87. Rasmussen N (2001) Biotechnology before the ‘Biotech Revolution’: life scientists, chemists and product development in 1930s-1940s America. In: Reinhardt C (ed) Chemical sciences in the 20th century. Wiley-VCH Verlag, Weinheim, pp 201–227CrossRefGoogle Scholar
  88. Rasmussen N (2002) Steroids in arms: science, government, industry, and the hormones of the adrenal cortex in the United States, 1930–1950. Med Hist 46(3):299–324PubMedPubMedCentralGoogle Scholar
  89. Rasmussen N (2014) Gene jockeys: life science and the rise of biotech enterprise. Johns Hopkins University Press, BaltimoreGoogle Scholar
  90. Rifkin J (1984) Algeny: a new word – a new world. Reprint. Penguin Books, New YorkGoogle Scholar
  91. Rosenfeld A (1969) The second genesis: the coming control of life. Prentice-Hall, Englewood CliffsGoogle Scholar
  92. Saha M (2013) Food for soil, food for people: research on food crops, fertilizers, and the making of ‘modern’ Indian agriculture. Technol Cult 54(2):289–316CrossRefGoogle Scholar
  93. Shelly M (1818) Frankenstein; or, the Modern Prometheus. Lackington, Hughes, Harding, Mavor & Jones, LondonGoogle Scholar
  94. Shiva V (1991) The violence of the green revolution: third world agriculture, ecology, and politics. Zed Books, LondonGoogle Scholar
  95. Shiva V (1997) Biopiracy: the plunder of nature and knowledge. South End Press, BostonGoogle Scholar
  96. Shiva V (2001) Stolen harvest: the hijacking of the global food supply. Zed Books, LondonGoogle Scholar
  97. Slinn J (2008) Patents and the UK pharmaceutical industry between 1945 and the 1970s. Hist Technol 24(2):191–205CrossRefGoogle Scholar
  98. Stevens H (2013) Life out of sequence: a data-driven history of bioinformatics. University of Chicago Press, ChicagoCrossRefGoogle Scholar
  99. Strasser BJ (2011) The experimenter’s museum: GenBank, natural history, and the moral economies of biomedicine. Isis 102(1):60–96CrossRefPubMedPubMedCentralGoogle Scholar
  100. Taylor GR (1968) The biological time bomb. World Pub. Co., New YorkGoogle Scholar
  101. Thacker E (2005) The global genome. MIT Press, Cambridge, MAGoogle Scholar
  102. Thackray A (1998) Private science: biotechnology and the rise of the molecular sciences. University of Pennsylvania Press, PhiladelphiaGoogle Scholar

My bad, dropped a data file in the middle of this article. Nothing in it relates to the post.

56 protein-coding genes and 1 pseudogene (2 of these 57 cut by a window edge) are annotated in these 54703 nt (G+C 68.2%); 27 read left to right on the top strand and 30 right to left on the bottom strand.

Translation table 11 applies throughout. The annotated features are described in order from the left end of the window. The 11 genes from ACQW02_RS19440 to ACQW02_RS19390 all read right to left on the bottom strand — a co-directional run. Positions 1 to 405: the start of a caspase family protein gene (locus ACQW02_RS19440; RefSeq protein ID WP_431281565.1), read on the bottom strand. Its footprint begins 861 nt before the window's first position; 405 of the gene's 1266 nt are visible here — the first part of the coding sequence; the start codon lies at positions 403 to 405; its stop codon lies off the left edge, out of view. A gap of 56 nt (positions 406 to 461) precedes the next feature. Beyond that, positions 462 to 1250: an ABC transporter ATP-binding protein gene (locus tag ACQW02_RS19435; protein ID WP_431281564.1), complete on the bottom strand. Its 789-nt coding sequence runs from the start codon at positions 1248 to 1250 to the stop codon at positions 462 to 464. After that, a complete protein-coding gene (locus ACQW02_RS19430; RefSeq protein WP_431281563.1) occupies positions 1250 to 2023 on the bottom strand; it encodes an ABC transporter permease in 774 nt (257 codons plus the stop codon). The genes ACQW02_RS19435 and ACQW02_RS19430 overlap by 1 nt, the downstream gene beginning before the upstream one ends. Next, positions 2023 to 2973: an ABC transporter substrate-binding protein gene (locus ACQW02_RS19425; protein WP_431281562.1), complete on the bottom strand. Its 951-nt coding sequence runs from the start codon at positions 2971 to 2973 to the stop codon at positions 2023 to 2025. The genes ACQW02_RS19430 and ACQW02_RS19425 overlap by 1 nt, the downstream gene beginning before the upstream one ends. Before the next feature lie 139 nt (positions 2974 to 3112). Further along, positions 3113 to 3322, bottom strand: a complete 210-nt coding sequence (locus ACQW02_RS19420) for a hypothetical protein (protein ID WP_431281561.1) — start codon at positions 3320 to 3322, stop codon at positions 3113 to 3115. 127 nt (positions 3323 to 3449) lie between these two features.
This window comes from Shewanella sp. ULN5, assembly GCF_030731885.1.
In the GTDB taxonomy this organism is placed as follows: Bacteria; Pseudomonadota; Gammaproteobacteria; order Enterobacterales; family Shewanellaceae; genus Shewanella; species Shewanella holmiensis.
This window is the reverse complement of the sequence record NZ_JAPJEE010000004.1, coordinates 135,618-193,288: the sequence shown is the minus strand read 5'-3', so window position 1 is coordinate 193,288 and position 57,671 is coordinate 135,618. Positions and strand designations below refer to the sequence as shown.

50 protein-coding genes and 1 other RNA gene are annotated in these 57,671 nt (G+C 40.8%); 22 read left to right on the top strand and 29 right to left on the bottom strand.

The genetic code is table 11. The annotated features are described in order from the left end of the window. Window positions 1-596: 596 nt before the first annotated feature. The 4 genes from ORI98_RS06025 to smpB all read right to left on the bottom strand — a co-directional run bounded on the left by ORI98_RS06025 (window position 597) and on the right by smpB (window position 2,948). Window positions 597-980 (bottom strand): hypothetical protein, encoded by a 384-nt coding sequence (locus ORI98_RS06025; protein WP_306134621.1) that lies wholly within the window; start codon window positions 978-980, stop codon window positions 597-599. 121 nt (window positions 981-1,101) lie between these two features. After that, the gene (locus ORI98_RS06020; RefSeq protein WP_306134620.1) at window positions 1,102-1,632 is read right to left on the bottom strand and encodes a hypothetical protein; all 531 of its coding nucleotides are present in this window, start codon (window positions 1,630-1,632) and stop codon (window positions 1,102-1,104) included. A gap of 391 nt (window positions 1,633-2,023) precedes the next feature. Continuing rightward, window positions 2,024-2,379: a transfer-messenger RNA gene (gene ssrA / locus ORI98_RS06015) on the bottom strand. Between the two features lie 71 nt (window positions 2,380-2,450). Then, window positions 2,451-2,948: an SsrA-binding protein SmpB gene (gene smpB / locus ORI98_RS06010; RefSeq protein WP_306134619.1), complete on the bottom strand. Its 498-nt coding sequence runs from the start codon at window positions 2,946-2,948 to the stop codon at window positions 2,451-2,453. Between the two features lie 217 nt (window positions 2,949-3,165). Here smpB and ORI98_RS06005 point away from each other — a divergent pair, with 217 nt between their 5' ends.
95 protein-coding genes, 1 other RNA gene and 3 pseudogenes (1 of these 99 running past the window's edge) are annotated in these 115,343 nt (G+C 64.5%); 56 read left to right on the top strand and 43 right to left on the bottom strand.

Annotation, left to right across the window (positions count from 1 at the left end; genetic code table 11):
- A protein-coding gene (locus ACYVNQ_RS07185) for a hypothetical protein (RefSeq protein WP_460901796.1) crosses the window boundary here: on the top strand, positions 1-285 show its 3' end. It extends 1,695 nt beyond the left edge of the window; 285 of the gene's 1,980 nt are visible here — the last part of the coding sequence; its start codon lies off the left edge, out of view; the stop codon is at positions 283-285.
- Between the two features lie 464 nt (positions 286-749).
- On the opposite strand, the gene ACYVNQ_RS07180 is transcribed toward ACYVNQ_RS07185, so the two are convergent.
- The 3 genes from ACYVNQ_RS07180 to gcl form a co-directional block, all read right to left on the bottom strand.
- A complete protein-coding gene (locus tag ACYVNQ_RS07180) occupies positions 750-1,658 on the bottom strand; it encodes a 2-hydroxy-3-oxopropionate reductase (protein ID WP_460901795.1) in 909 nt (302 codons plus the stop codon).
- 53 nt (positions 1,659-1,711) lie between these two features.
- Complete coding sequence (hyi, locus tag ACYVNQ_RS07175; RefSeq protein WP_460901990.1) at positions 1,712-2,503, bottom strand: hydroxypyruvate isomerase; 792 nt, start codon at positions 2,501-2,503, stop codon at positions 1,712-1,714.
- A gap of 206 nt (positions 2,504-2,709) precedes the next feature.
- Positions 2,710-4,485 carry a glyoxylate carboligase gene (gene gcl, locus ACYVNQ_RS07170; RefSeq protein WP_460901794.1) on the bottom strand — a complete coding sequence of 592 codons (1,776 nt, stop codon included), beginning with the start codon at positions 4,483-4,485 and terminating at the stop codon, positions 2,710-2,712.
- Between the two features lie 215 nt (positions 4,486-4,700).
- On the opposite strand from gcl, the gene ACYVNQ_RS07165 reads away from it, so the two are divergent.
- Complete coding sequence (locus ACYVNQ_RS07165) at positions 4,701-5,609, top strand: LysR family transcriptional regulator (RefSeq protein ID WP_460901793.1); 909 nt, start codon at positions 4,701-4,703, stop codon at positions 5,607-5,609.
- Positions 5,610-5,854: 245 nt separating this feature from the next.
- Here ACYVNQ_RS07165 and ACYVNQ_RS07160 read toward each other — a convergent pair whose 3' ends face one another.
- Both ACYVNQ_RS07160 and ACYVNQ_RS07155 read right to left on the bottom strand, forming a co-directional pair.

103. Venter JC (2014) Life at the speed of light: from the double Helix to the Dawn of digital life. Penguin Books, LondonGoogle Scholar
  104. Vettel EJ (2008) Biotech: the countercultural origins of an industry. University of Pennsylvania Press, PhiladelphiaGoogle Scholar
  105. Waldby C, Mitchell R (2006) Tissue economies: blood, organs, and cell lines in late capitalism. Duke University Press, DurhamCrossRefGoogle Scholar
  106. Weiner C (1986) Professors and patents: a continuing controversy. Technol Rev 89(Feb/Mar):33–43Google Scholar
  107. Weiner C (1987) Patenting and academic research: historical case studies. Sci Technol Hum Values 12(1):50–62CrossRefGoogle Scholar
  108. Wells HG (1896) The island of Dr. Moreau. Heinemann, Stone & Kimball, LondonGoogle Scholar
  109. Wohlsen M (2011) Biopunk: solving biotech’s biggest problems in kitchens and garages. Reprint. Current, New YorkGoogle Scholar
  110. Wolstenholme G (ed) (1963) Man and his future. Ciba Foundation, ChurchillGoogle Scholar
  111. Wright, Susan. 1986a. Recombinant DNA technology and its social transformation, 1972–1982. Osiris, 2 303–360Google Scholar
  112. Wright S (1986b) Molecular biology or molecular politics? The production of scientific consensus on the hazards of recombinant DNA technology. Soc Stud Sci 16(4):593–620CrossRefPubMedGoogle Scholar
  113. Wright S (1994) Molecular politics: developing American and British regulatory policy for genetic engineering, 1972–1982. University of Chicago Press, ChicagoGoogle Scholar
  114. Yi D (2007) The coming of reversibility: the discovery of DNA repair between the atomic age and the information age. Hist Stud Phys Biol Sci 37(supplement):35–72CrossRefGoogle Scholar
  115. Yi D (2008) Cancer, viruses, and mass migration: Paul Berg’s venture into eukaryotic biology and the advent of recombinant DNA research and technology, 1967–1980. J Hist Biol 41(4):589–636CrossRefPubMedGoogle Scholar
  116. Yi D (2009) The scientific commons in the marketplace: the industrialization of biomedical materials at the New England enzyme center, 1963–1980. Hist Technol 25(1):69–87CrossRefGoogle Scholar
  117. Yi D (2011) Who owns what? Private ownership and the public interest in recombinant DNA technology in the 1970s. Isis; Int Rev Devoted Hist Sci Cult Influences 102(3):446–474Google Scholar
  118. Yi D (2015) The recombinant university: genetic engineering and the emergence of Stanford biotechnology. University of Chicago Press, ChicagoCrossRefGoogle Scholar

Copyright information

© Springer International Publishing AG, part of Springer Nature 2018

Authors and Affiliations

  1. 1.History DepartmentUniversity of North Carolina WilmingtonWilmingtonUSA

Personalised recommendations